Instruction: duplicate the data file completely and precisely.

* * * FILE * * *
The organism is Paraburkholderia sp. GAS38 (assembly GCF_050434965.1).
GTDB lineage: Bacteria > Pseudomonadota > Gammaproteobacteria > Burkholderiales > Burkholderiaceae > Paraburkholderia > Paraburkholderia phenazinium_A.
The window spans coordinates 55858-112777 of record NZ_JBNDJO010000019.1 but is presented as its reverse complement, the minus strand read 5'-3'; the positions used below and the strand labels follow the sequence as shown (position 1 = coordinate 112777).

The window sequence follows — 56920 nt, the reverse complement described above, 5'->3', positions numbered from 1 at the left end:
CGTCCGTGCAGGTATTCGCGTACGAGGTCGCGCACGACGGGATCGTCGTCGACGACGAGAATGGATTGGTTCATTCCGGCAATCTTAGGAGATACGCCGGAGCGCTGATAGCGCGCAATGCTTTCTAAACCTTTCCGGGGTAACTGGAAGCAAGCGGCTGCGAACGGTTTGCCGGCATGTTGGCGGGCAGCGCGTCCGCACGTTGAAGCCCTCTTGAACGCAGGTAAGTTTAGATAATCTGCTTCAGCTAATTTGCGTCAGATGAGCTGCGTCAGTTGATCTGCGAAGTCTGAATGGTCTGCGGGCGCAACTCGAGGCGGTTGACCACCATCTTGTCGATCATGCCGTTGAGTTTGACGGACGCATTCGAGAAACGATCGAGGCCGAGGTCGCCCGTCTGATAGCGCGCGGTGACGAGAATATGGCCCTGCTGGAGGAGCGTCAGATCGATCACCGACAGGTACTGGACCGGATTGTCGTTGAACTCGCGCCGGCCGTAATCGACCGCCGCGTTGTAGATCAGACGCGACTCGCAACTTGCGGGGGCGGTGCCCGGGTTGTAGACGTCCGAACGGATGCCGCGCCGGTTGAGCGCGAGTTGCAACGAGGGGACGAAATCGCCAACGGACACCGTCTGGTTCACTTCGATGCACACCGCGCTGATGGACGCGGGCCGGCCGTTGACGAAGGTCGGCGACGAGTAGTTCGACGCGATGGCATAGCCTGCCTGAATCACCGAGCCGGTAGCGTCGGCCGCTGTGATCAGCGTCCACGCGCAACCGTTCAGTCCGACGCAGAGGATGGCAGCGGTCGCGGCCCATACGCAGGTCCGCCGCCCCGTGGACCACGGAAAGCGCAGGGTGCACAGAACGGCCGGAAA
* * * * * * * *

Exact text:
The organism is Paraburkholderia sp. GAS38 (assembly GCF_050434965.1).
GTDB lineage: Bacteria > Pseudomonadota > Gammaproteobacteria > Burkholderiales > Burkholderiaceae > Paraburkholderia > Paraburkholderia phenazinium_A.
The window spans coordinates 55858-112777 of record NZ_JBNDJO010000019.1 but is presented as its reverse complement, the minus strand read 5'-3'; the positions used below and the strand labels follow the sequence as shown (position 1 = coordinate 112777).

The window sequence follows — 56920 nt, the reverse complement described above, 5'->3', positions numbered from 1 at the left end:
CGTCCGTGCAGGTATTCGCGTACGAGGTCGCGCACGACGGGATCGTCGTCGACGACGAGAATGGATTGGTTCATTCCGGCAATCTTAGGAGATACGCCGGAGCGCTGATAGCGCGCAATGCTTTCTAAACCTTTCCGGGGTAACTGGAAGCAAGCGGCTGCGAACGGTTTGCCGGCATGTTGGCGGGCAGCGCGTCCGCACGTTGAAGCCCTCTTGAACGCAGGTAAGTTTAGATAATCTGCTTCAGCTAATTTGCGTCAGATGAGCTGCGTCAGTTGATCTGCGAAGTCTGAATGGTCTGCGGGCGCAACTCGAGGCGGTTGACCACCATCTTGTCGATCATGCCGTTGAGTTTGACGGACGCATTCGAGAAACGATCGAGGCCGAGGTCGCCCGTCTGATAGCGCGCGGTGACGAGAATATGGCCCTGCTGGAGGAGCGTCAGATCGATCACCGACAGGTACTGGACCGGATTGTCGTTGAACTCGCGCCGGCCGTAATCGACCGCCGCGTTGTAGATCAGACGCGACTCGCAACTTGCGGGGGCGGTGCCCGGGTTGTAGACGTCCGAACGGATGCCGCGCCGGTTGAGCGCGAGTTGCAACGAGGGGACGAAATCGCCAACGGACACCGTCTGGTTCACTTCGATGCACACCGCGCTGATGGACGCGGGCCGGCCGTTGACGAAGGTCGGCGACGAGTAGTTCGACGCGATGGCATAGCCTGCCTGAATCACCGAGCCGGTAGCGTCGGCCGCTGTGATCAGCGTCCACGCGCAACCGTTCAGTCCGACGCAGAGGATGGCAGCGGTCGCGGCCCATACGCAGGTCCGCCGCCCCGTGGACCACGGAAAGCGCAGGGTGCACAGAACGGCCGGAAA